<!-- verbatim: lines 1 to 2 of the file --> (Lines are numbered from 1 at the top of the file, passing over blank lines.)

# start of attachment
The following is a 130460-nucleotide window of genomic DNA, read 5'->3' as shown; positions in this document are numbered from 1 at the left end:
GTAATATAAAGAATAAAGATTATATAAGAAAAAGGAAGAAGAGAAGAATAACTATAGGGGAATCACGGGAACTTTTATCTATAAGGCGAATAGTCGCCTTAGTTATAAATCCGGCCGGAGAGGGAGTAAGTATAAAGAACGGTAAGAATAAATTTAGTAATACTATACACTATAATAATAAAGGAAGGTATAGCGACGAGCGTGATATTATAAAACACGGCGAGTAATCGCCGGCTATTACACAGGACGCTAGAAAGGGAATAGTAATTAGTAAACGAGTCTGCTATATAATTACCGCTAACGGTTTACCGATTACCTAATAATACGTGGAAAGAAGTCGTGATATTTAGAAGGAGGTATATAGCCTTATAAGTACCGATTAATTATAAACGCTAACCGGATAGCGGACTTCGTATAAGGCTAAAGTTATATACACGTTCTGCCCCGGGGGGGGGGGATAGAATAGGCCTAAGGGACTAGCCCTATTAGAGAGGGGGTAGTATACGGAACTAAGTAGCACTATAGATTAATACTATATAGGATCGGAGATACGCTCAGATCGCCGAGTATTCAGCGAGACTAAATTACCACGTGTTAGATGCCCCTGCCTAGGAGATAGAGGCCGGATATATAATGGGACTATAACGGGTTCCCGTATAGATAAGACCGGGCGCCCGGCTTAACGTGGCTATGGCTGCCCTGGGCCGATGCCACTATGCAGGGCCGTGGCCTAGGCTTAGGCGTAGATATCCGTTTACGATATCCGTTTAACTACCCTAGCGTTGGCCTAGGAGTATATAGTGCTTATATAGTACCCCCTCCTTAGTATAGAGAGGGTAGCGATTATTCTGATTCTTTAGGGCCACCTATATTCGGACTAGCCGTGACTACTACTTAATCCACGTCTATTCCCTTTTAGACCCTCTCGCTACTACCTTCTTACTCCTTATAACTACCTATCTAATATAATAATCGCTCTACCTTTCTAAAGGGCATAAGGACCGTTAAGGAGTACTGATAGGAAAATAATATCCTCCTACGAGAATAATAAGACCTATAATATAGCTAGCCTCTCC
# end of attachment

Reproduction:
The following is a 130460-nucleotide window of genomic DNA, read 5'->3' as shown; positions in this document are numbered from 1 at the left end:
GTAATATAAAGAATAAAGATTATATAAGAAAAAGGAAGAAGAGAAGAATAACTATAGGGGAATCACGGGAACTTTTATCTATAAGGCGAATAGTCGCCTTAGTTATAAATCCGGCCGGAGAGGGAGTAAGTATAAAGAACGGTAAGAATAAATTTAGTAATACTATACACTATAATAATAAAGGAAGGTATAGCGACGAGCGTGATATTATAAAACACGGCGAGTAATCGCCGGCTATTACACAGGACGCTAGAAAGGGAATAGTAATTAGTAAACGAGTCTGCTATATAATTACCGCTAACGGTTTACCGATTACCTAATAATACGTGGAAAGAAGTCGTGATATTTAGAAGGAGGTATATAGCCTTATAAGTACCGATTAATTATAAACGCTAACCGGATAGCGGACTTCGTATAAGGCTAAAGTTATATACACGTTCTGCCCCGGGGGGGGGGGATAGAATAGGCCTAAGGGACTAGCCCTATTAGAGAGGGGGTAGTATACGGAACTAAGTAGCACTATAGATTAATACTATATAGGATCGGAGATACGCTCAGATCGCCGAGTATTCAGCGAGACTAAATTACCACGTGTTAGATGCCCCTGCCTAGGAGATAGAGGCCGGATATATAATGGGACTATAACGGGTTCCCGTATAGATAAGACCGGGCGCCCGGCTTAACGTGGCTATGGCTGCCCTGGGCCGATGCCACTATGCAGGGCCGTGGCCTAGGCTTAGGCGTAGATATCCGTTTACGATATCCGTTTAACTACCCTAGCGTTGGCCTAGGAGTATATAGTGCTTATATAGTACCCCCTCCTTAGTATAGAGAGGGTAGCGATTATTCTGATTCTTTAGGGCCACCTATATTCGGACTAGCCGTGACTACTACTTAATCCACGTCTATTCCCTTTTAGACCCTCTCGCTACTACCTTCTTACTCCTTATAACTACCTATCTAATATAATAATCGCTCTACCTTTCTAAAGGGCATAAGGACCGTTAAGGAGTACTGATAGGAAAATAATATCCTCCTACGAGAATAATAAGACCTATAATATAGCTAGCCTCTCC